Lallana: We have been too complacent
Adam Lallana is interviewed in Bring the Noise on the arrival of Jurgen Klopp at the club and gives his insight into why the team perform so well in major games but struggle against less-fashionable clubs.
ADAM LALLANA blames Liverpool’s troubles in nominally easier games on the subconscious belief that 80 or 90 per cent of effort will suffice.
‘It’s a mentality thing,’ he says. ‘When your mentality is right, your tactical play is going to be better. The manager knows that and it’s not something you can change overnight. But he is emphasising that we need to get that right. As soon as we get it right, we can go on and achieve something really special.’
Peter Krawietz, Klopp’s assistant coach, says: ‘If Adam says that, we’re one step closer to illumination. I think it’s only human to think [about smaller games] that way. Even for journalists, I guess.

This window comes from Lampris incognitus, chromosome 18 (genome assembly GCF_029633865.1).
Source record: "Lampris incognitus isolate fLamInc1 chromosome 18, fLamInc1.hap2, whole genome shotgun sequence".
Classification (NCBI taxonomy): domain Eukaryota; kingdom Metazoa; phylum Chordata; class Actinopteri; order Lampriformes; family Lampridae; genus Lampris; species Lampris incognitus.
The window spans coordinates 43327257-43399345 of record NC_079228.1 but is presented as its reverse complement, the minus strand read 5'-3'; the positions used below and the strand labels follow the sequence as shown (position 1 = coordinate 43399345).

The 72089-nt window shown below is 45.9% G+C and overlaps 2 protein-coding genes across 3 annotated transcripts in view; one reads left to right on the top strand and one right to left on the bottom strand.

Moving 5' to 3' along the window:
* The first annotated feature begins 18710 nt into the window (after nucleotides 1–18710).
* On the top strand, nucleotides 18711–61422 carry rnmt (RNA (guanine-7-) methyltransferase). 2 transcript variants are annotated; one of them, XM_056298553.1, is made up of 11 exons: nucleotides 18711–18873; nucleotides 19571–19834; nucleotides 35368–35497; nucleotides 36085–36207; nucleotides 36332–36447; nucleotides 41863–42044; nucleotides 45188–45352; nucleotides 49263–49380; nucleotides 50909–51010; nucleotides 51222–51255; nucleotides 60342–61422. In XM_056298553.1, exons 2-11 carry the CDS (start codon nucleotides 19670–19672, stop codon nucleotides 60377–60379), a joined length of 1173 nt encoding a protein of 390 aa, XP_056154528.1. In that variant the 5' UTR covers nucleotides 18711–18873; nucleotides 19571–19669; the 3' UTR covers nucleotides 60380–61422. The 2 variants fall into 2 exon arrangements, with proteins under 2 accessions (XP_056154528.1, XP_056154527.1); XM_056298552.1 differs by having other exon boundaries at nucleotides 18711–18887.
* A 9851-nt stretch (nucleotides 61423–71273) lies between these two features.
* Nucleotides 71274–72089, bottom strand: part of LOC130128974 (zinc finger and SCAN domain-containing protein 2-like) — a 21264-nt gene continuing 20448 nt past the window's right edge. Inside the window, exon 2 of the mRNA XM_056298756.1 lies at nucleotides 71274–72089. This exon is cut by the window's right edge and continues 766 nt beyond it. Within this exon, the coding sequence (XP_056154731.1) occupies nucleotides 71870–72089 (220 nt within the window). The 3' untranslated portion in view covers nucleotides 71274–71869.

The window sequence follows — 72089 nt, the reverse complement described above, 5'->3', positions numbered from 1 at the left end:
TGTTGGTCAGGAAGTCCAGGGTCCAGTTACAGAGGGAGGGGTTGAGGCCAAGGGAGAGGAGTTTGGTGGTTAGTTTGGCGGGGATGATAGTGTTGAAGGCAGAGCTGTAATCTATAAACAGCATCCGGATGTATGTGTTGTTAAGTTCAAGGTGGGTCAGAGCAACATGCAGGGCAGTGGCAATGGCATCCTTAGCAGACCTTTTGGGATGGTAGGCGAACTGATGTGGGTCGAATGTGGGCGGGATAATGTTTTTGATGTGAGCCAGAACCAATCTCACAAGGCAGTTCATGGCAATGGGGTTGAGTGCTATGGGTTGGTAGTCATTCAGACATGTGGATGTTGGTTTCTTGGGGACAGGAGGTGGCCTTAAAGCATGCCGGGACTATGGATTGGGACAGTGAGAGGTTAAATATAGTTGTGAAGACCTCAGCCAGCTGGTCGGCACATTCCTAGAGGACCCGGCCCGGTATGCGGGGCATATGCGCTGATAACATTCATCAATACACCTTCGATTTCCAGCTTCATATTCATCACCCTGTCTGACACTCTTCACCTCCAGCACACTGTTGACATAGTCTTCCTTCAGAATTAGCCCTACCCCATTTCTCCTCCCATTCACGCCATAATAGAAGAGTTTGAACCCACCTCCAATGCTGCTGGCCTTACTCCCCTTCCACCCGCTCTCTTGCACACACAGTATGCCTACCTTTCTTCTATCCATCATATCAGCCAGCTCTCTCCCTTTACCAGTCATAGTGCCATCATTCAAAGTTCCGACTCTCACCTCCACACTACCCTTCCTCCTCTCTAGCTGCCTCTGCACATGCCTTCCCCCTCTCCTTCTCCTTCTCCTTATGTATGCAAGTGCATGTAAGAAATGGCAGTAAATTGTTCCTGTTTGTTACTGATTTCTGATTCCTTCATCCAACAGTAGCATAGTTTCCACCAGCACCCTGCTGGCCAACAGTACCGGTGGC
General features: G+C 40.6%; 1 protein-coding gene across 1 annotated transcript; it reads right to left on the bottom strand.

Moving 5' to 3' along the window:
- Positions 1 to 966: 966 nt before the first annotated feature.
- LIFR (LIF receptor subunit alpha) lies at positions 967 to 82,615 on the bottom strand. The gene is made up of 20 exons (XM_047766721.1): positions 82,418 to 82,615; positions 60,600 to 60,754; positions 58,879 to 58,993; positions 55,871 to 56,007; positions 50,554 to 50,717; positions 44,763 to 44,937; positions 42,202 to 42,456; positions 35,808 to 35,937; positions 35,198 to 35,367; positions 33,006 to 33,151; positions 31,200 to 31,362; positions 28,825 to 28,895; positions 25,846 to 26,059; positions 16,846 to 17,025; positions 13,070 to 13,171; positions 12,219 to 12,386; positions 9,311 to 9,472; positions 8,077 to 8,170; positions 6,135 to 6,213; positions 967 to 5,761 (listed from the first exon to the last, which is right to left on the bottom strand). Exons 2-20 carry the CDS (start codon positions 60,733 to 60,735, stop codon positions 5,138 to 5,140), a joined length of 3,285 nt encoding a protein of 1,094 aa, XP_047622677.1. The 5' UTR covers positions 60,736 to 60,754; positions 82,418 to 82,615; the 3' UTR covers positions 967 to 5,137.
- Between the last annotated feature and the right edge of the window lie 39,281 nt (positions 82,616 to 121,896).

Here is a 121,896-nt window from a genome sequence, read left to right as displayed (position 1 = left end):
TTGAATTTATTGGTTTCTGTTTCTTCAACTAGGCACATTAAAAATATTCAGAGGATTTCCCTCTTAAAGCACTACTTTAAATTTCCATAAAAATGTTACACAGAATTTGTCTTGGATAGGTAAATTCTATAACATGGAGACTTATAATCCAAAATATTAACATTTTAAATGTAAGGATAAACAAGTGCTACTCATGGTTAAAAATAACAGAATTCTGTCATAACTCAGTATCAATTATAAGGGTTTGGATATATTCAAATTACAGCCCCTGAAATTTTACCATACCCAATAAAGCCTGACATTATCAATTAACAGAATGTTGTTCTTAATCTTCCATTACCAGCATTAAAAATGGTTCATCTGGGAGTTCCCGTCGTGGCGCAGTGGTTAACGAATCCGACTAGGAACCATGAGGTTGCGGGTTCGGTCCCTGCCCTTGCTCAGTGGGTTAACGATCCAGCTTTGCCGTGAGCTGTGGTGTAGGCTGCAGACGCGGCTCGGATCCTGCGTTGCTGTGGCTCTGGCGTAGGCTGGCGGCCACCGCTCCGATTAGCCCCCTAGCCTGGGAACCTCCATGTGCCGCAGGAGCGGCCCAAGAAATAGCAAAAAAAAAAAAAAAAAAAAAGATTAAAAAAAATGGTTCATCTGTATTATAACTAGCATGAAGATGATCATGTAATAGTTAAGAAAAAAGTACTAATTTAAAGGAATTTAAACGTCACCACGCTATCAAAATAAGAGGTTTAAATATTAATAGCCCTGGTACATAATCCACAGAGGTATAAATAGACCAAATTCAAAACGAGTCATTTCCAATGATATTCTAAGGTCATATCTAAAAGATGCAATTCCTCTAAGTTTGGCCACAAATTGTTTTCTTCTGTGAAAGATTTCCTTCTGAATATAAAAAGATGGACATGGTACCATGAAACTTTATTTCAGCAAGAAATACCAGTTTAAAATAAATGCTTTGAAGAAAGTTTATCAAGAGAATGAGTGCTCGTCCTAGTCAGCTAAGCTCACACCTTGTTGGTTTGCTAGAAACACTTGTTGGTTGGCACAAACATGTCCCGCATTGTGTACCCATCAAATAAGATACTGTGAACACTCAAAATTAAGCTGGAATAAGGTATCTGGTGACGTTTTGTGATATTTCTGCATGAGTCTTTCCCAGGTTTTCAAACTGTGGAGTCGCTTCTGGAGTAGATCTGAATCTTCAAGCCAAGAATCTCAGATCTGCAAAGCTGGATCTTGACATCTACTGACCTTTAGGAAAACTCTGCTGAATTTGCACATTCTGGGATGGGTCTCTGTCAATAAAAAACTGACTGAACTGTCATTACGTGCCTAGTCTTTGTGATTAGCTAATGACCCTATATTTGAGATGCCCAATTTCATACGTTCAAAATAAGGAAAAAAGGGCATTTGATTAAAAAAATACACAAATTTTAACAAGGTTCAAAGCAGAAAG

‘You go to Aston Villa v Burnley, you think, “OK, let’s check it out”. But for Chelsea v Spurs, your pencil is sharpened. Nevertheless, it must be forbidden to think that way as a player. We fight against that. We reiterate that the same number of points is at stake, regardless of the opposition.
‘What we want is a consistently high energy. Having the ball and dominating the rhythm of the game comes with a certain level of intensity. That’s just how it is.’ ‘A LOT of the time, mainly when he’s angry, Klopp says: “I f ****** wish I could speak German to you,” ’ says Lallana also reveals Klopp often wants to speak German. Lallana, laughing. ‘His English is tremendous actually. But it does frustrate him at times. He can give you a b ********* , he can really praise you. The hugs, they are genuine as well. He will tell you when he is happy with you. He will tell you when he is not happy with you. He is just genuine, straight up.
‘He can’t hide his emotions, can he? He says he can be your friend but not your best friend, because he has those difficult conversations with you at times. He would sometimes get frustrated, telling us that we don’t believe how good we are.’